Why we all need to know about NGDP

There’s nothing very new about the idea that a central bank could target nominal GDP rather than inflation.

Sir Samuel Brittan has been lobbying for this since before the Bank of England was made independent; Giles Wilkes, now Vince Cable’s special advisor, wrote a compelling paper proposing it a couple of years ago. More recently, a number of American bloggers have been waging a campaign for targeting NGDP – which is very simply real GDP (the growth rate most people report) plus the broadest measure of inflation – on the other side of the Atlantic.

But don’t be surprised if you hear a lot more about it in the coming months and years. For it has long been an intriguing idea for the future Bank of England Governor as well. Mark Carney has spoken openly in support of NGDP targeting a number of times, and did so again last night.

The salient bit of Carney’s speech:

If yet further stimulus were required, the policy framework itself would likely have to be changed. For example, adopting a nominal GDP (NGDP)-level target could in many respects be more powerful than employing thresholds under flexible inflation targeting. This is because doing so would add “history dependence” to monetary policy. Under NGDP targeting, bygones are not bygones and the central bank is compelled to make up for past misses on the path of nominal GDP.

Of course, this speech doesn’t mean an NGDP target will necessarily become policy in the UK. After all, it’s the Chancellor’s right, rather than the Bank Governor’s, to change the Bank’s remit. Carney’s latest comments on the attractiveness of NGDP targeting were directed towards the Bank of Canada rather than the Bank of England. Plus he’s more equivocal on it than the headlines suggest. And despite having him in office for the past four years, the Bank of Canada still hasn’t abandoned its own inflation target in favour of something else.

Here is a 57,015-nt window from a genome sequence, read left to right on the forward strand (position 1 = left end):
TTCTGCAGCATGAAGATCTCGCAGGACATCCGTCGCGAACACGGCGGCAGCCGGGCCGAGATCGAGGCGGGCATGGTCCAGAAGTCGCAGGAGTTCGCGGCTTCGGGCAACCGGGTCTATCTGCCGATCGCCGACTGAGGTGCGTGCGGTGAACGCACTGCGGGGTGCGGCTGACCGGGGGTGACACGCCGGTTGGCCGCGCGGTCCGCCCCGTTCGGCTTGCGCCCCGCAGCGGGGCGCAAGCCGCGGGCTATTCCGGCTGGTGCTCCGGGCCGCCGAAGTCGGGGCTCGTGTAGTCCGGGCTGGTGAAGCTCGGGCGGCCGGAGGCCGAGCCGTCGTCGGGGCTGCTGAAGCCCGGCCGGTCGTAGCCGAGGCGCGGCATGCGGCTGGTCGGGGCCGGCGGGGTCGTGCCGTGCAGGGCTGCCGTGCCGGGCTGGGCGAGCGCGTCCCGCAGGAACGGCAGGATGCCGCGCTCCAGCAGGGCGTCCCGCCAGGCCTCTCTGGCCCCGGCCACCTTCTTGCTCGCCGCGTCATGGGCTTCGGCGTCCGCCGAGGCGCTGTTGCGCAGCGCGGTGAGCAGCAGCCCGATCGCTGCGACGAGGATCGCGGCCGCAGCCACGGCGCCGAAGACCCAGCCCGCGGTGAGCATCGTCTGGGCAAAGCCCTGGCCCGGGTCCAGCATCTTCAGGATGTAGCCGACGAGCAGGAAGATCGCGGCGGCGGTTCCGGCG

But ignoring that for a moment, what would NGDP targeting imply for the UK? The answer a few years ago would have been: not very much. Let’s assume that the Bank had a 5% NGDP target, which is more or less the average growth rate over the past few decades (basically, 2.5% GDP plus 2.5% inflation).

UK NGDP in recent years and projected into the future. Source: ONS and OBR

Monetary policy could well have been a touch tighter towards the end of the boom, and it could have been a bit looser around the turn of the millennium, but, presuming the Bank would have been allowed a percentage point of leeway around the target, the Governor wouldn’t have had to write many letters of apology to the Chancellor.

However, the story since the crisis is altogether different. NGDP has been well below this level and, according to the OBR, it will remain below 5% all the way until early 2018. If the UK was following an NGDP targeting policy, the Bank of England should arguably still be stimulating the economy through more quantitative easing. By contrast, the inflation figures, which show prices are still well above target, indicate that the Bank shouldn’t have been carrying out quantitative easing at all in the past year and a half.